May 2002 - big trip - diary - venezuela - may 2002


View from the apartment

Street chess

Plaza Altamira, click for the full effect

Tuesday 21 May - Wednesday 29 May

During the week we visited the Panteon Nacional, the resting place of Simon Bolivar and his left hand man, an irish geezer called Daniel O'Leary. The president opens the casket every 25 years to make sure the body is still inside but we weren't even allowed to mount the rostrum to take a decent photo, so sorry Rog - obviously they didn't realize who we are.

Caracas is a busy place, the main motorway through the middle of it is almost always jammed with cars. Fortunately there is a good metro system but it doesn't stretch much outside the main spine of the city. As in all big latin american cities, a large amount of leisure time is spent prancing about in big shopping centres, a good place to check out the talent. Otherwise theres not much to do, as we weren't really enthused by the available art galleries and exhibitions, until the weekend when we dragged ourselves out on the town again and B managed to get an oil change.

Disco midgets...



...and babes on bikes

Monday was high time to be on the road again, so we headed east along the coast towards the ferry port at Puerto Cruz, with the idea of spending some time on the caribbean Isla Margarita. Due to a lot of dilling about we only made it about half way there so we camped on the beach at Rio Chico which was cool. Next day we passed a large expanse of water with tons of flamingoes in it. B was highly amused as T attempted to get a close-up picture by sneaking along the beach crouched over double in an SAS style stealth approach, spotted about 3 miles away by the birds who strolled arrogantly off in the other direction.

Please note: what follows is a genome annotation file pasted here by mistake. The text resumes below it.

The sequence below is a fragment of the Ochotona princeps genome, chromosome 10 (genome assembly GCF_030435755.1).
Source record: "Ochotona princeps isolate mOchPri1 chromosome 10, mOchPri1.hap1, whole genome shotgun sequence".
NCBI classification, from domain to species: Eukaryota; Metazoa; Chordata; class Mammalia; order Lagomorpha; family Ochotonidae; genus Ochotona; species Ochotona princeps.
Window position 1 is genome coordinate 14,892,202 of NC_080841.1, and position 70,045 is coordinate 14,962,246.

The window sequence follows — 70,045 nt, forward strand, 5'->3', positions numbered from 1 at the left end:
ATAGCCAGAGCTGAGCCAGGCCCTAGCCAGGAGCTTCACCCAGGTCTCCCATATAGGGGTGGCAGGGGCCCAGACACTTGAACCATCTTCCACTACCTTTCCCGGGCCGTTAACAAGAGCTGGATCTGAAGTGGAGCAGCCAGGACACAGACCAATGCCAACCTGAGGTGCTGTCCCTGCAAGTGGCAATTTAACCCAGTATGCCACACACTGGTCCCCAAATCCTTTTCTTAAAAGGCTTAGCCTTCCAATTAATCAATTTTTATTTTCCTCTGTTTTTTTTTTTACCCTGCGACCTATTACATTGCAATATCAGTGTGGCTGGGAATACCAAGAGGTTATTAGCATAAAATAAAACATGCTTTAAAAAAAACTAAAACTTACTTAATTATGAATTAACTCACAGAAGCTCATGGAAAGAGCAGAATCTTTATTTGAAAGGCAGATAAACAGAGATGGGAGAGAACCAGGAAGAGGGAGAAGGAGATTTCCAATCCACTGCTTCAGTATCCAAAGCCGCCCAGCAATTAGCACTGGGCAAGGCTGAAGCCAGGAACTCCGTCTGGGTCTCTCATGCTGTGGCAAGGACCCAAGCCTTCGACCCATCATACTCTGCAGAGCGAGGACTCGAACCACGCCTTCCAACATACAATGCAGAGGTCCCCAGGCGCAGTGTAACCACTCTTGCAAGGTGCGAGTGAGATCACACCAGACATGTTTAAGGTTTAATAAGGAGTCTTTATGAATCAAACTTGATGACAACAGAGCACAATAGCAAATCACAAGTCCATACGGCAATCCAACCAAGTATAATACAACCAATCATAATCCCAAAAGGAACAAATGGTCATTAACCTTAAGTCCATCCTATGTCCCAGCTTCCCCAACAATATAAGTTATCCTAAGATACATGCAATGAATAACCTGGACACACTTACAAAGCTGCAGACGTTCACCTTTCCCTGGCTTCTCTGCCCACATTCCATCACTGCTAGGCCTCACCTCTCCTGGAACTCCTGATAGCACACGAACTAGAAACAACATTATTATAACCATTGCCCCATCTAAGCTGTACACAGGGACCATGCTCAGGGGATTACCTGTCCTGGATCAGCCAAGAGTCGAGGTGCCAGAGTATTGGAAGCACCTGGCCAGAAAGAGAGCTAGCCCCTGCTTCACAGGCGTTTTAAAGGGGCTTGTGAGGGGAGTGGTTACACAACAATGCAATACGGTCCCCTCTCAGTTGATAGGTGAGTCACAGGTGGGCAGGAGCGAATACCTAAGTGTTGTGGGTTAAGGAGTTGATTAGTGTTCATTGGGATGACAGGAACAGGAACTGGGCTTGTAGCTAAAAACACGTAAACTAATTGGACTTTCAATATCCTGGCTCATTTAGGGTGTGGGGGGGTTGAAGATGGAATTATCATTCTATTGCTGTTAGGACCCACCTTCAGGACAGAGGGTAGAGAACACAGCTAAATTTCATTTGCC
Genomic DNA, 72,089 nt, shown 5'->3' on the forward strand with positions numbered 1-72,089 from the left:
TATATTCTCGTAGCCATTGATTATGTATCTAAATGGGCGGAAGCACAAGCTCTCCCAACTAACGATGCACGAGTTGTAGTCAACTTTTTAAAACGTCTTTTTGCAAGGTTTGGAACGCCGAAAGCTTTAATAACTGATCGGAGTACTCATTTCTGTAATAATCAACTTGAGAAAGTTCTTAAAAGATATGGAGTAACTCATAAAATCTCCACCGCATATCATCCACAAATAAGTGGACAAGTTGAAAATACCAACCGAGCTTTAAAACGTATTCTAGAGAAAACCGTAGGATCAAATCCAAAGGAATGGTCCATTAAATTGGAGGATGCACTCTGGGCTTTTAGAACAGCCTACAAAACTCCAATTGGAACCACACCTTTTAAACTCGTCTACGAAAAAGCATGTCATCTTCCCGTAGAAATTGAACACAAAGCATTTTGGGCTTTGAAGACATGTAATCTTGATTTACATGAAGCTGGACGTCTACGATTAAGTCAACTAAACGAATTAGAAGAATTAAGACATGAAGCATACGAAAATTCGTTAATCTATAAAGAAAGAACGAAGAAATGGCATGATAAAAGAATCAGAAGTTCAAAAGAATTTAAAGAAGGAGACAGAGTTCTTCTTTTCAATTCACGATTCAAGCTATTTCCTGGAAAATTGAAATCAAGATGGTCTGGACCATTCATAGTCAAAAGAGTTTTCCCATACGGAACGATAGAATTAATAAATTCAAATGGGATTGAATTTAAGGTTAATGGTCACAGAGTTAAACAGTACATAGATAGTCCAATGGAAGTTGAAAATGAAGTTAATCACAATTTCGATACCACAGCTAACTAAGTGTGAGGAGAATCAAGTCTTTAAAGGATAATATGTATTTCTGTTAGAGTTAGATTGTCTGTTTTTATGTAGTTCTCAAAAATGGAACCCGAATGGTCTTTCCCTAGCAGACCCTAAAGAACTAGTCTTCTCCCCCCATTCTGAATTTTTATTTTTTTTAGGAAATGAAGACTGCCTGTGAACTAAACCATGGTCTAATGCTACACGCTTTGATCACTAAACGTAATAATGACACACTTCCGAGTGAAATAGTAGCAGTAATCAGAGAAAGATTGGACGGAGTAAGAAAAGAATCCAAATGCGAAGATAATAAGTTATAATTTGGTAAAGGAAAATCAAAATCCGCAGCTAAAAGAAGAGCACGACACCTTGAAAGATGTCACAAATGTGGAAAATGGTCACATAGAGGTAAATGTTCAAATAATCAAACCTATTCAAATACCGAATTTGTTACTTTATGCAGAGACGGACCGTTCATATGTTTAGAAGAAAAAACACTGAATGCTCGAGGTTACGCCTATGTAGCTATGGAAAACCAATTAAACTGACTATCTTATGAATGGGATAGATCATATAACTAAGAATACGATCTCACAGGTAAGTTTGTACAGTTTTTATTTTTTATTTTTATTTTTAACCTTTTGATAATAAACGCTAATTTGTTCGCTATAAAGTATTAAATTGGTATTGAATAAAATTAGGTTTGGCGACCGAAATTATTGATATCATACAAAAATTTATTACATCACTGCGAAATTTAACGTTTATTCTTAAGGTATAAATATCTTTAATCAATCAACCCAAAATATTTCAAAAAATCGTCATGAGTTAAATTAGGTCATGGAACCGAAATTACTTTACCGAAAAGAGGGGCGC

Beach camp at Rio Chico

Pro-Chavez slogans

Lots of pink bird things

Hector with his wickedly coloured car

Later we arrived at the ferry port and got some tickets, $35, for the 7am sailing the next morning. Not looking forward to the early start we went for an explore along the coast, finding some great beaches and a large cement factory. Looking for a place to camp as evening fell we arrived in Los Altos and were treated to a fantastic view, plus had the luck to find Hector Perez's hacienda who caters for tourists with a campground in his garden. We were the only visitors and were treated to some arepas and home-grown coffee while swapping travellers tales. We caught a few hours sleep until 5:30am had the merry group ferrybound, camping cost for the night was a union jack sticker. The drive there was interesting, as the rain began to fall the landy was merrily sliding about under braking on the steep descents, a distinct lack of control or stopping power! This was our second high jinx as the previous day we had to use a ditch to stop the landy sliding backwards down a mega-steep climb. Time to invest in some new rubber as 40,000kms has put paid to our Michelins, the compound has lost all its grip.



El ferry

Old ferry

Fortunately we got there alive and in time but discovered an extra payment of $15 was required because the landy is above standard car height, a right rip off as the ferry only has one car deck which caters for all vehicles, including lorries. Transit time is 4 hours, which was smooth and passed quickly with a few games of scrabble in spanish.

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